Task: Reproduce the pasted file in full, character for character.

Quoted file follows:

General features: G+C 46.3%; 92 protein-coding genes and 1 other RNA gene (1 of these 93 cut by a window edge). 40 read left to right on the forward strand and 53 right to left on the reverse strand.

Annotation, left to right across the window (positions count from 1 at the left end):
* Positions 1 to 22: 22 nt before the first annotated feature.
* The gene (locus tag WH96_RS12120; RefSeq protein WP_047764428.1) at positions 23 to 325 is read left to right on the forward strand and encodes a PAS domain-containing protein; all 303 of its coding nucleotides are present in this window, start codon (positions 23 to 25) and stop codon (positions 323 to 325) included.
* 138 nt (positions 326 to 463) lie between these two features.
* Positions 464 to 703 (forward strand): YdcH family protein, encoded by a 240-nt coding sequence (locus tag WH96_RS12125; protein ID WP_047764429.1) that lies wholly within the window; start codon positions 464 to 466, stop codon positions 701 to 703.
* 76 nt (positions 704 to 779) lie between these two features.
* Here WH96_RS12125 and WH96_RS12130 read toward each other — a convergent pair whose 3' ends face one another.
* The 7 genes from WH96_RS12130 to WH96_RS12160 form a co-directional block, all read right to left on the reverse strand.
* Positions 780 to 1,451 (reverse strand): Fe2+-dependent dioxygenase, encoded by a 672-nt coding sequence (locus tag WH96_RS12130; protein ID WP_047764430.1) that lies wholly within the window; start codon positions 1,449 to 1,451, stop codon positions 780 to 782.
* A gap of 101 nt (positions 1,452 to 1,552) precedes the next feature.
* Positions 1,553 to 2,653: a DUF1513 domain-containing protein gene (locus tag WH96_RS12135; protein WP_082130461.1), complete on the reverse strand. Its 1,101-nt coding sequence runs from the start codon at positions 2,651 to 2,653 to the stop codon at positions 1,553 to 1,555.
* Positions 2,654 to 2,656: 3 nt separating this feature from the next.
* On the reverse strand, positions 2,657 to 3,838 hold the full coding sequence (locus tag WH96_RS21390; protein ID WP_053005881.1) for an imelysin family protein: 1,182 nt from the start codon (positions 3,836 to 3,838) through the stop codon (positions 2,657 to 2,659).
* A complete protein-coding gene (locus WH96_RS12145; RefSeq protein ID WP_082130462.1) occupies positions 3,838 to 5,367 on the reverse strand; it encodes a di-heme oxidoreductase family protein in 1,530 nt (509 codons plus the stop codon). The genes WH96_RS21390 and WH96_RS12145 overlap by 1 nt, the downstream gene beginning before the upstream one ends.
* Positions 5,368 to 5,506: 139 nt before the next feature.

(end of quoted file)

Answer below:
General features: G+C 46.3%; 92 protein-coding genes and 1 other RNA gene (1 of these 93 cut by a window edge). 40 read left to right on the forward strand and 53 right to left on the reverse strand.

Annotation, left to right across the window (positions count from 1 at the left end):
* Positions 1 to 22: 22 nt before the first annotated feature.
* The gene (locus tag WH96_RS12120; RefSeq protein WP_047764428.1) at positions 23 to 325 is read left to right on the forward strand and encodes a PAS domain-containing protein; all 303 of its coding nucleotides are present in this window, start codon (positions 23 to 25) and stop codon (positions 323 to 325) included.
* 138 nt (positions 326 to 463) lie between these two features.
* Positions 464 to 703 (forward strand): YdcH family protein, encoded by a 240-nt coding sequence (locus tag WH96_RS12125; protein ID WP_047764429.1) that lies wholly within the window; start codon positions 464 to 466, stop codon positions 701 to 703.
* 76 nt (positions 704 to 779) lie between these two features.
* Here WH96_RS12125 and WH96_RS12130 read toward each other — a convergent pair whose 3' ends face one another.
* The 7 genes from WH96_RS12130 to WH96_RS12160 form a co-directional block, all read right to left on the reverse strand.
* Positions 780 to 1,451 (reverse strand): Fe2+-dependent dioxygenase, encoded by a 672-nt coding sequence (locus tag WH96_RS12130; protein ID WP_047764430.1) that lies wholly within the window; start codon positions 1,449 to 1,451, stop codon positions 780 to 782.
* A gap of 101 nt (positions 1,452 to 1,552) precedes the next feature.
* Positions 1,553 to 2,653: a DUF1513 domain-containing protein gene (locus tag WH96_RS12135; protein WP_082130461.1), complete on the reverse strand. Its 1,101-nt coding sequence runs from the start codon at positions 2,651 to 2,653 to the stop codon at positions 1,553 to 1,555.
* Positions 2,654 to 2,656: 3 nt separating this feature from the next.
* On the reverse strand, positions 2,657 to 3,838 hold the full coding sequence (locus tag WH96_RS21390; protein ID WP_053005881.1) for an imelysin family protein: 1,182 nt from the start codon (positions 3,836 to 3,838) through the stop codon (positions 2,657 to 2,659).
* A complete protein-coding gene (locus WH96_RS12145; RefSeq protein ID WP_082130462.1) occupies positions 3,838 to 5,367 on the reverse strand; it encodes a di-heme oxidoreductase family protein in 1,530 nt (509 codons plus the stop codon). The genes WH96_RS21390 and WH96_RS12145 overlap by 1 nt, the downstream gene beginning before the upstream one ends.
* Positions 5,368 to 5,506: 139 nt before the next feature.